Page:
flower corsage

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 This flower corsage shows standard pink Gerbera daisies.  The link takes you to all the color selections, as Gerber flowers come in so many different shades and centers.  Keep in mind that as cut flowers, the Gerber daisy wilts faster than other flower varieties.  Keep the corsage and boutonniere refrigerated as long as possible before pinning it to the wearer.

For this design, you'll need the following fresh flowers and florist supplies:

Camellia leaves are shown in the photo below, but the Israeli Ruscus is cheaper and easier to use in other flower arrangements.  The boutonniere is backed by an ivy leaf, but there is no reason not to match the corsage and use a Ruscus leaf for it as well.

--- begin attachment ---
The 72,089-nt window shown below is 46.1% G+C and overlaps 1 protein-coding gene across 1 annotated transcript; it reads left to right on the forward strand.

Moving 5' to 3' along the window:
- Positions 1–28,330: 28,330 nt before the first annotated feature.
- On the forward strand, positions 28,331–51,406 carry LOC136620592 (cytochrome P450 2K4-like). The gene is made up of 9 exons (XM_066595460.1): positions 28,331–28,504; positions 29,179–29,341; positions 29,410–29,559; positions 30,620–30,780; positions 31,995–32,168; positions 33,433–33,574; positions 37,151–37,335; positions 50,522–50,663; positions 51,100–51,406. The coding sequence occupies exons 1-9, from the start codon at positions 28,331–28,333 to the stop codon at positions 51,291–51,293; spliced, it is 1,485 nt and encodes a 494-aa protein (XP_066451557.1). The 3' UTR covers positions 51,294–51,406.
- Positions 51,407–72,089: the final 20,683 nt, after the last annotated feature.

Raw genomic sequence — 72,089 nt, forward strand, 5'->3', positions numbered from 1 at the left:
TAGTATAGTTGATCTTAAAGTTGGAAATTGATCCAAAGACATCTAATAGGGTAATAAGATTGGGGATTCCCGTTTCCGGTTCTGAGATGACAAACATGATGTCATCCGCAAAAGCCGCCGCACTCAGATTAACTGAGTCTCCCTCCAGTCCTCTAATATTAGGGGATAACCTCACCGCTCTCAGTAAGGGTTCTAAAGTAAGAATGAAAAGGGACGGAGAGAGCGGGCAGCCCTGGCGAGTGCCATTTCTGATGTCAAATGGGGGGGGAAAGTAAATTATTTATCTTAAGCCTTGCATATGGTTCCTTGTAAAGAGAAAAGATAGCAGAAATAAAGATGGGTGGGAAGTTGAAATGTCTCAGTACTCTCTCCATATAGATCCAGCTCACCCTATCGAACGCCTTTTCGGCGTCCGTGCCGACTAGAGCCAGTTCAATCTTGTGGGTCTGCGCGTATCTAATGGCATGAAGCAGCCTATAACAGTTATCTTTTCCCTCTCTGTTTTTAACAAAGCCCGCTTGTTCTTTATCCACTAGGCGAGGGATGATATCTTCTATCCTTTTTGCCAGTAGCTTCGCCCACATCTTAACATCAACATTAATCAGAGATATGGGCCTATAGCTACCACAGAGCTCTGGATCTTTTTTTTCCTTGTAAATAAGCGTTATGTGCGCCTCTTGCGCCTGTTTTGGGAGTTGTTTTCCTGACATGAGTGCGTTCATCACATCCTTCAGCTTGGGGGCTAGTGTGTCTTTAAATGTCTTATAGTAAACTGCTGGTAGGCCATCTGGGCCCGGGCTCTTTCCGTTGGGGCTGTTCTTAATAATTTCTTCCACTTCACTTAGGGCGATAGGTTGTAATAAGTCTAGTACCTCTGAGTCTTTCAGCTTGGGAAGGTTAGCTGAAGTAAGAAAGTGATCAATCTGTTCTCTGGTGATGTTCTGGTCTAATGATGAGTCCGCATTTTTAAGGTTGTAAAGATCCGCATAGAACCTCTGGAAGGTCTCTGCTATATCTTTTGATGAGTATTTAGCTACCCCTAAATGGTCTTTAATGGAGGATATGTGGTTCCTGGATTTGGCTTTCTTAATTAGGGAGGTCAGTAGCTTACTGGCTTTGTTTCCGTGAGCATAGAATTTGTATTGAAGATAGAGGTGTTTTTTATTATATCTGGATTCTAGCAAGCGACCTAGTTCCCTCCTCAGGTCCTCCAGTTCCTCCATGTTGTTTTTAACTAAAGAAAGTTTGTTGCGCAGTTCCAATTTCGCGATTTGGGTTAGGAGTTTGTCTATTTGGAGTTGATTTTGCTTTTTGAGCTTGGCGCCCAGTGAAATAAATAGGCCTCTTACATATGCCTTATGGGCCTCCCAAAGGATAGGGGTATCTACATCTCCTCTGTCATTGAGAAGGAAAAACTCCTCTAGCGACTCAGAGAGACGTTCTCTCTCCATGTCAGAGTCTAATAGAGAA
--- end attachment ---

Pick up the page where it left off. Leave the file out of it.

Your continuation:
Be sure to read through the step by step corsage tutorials, found in the beginning Gallery, if you are not accustomed to flower design.  I also have a detailed tutorial for processing your wholesale flowers.  This is important, as correct care will definitely increase the life of all your wedding flowers.

Please don't skip either the flower food or the flower sealant.  This will help prevent moisture loss and keep the flowers fresh longer.

I've included quick links to corsage flower design below.  These links will bring you up to speed on everything from wiring flowers to products that  you may not know about.

Corsage and Boutonniere design tips

Glued Corsage Tutorial

DIY Bracelet w/Ribbon Ties

Corsage Supplies

How to Make a Corsage Bow

Wiring a Rose

Stitch Wiring Leaves

Double Ended Corsages

Satin Corsage Leaves

Wired Corsage Tutorial

DIY Wire Corsage Bracelets

Corsage Jewels

Making Ribbon Loops

Wiring Button Mums & Daisies

Wiring Fragile Blooms

Supporting Drooping Leaves

Fitz EasyPin

leave flower corsage and go to all flower tutorials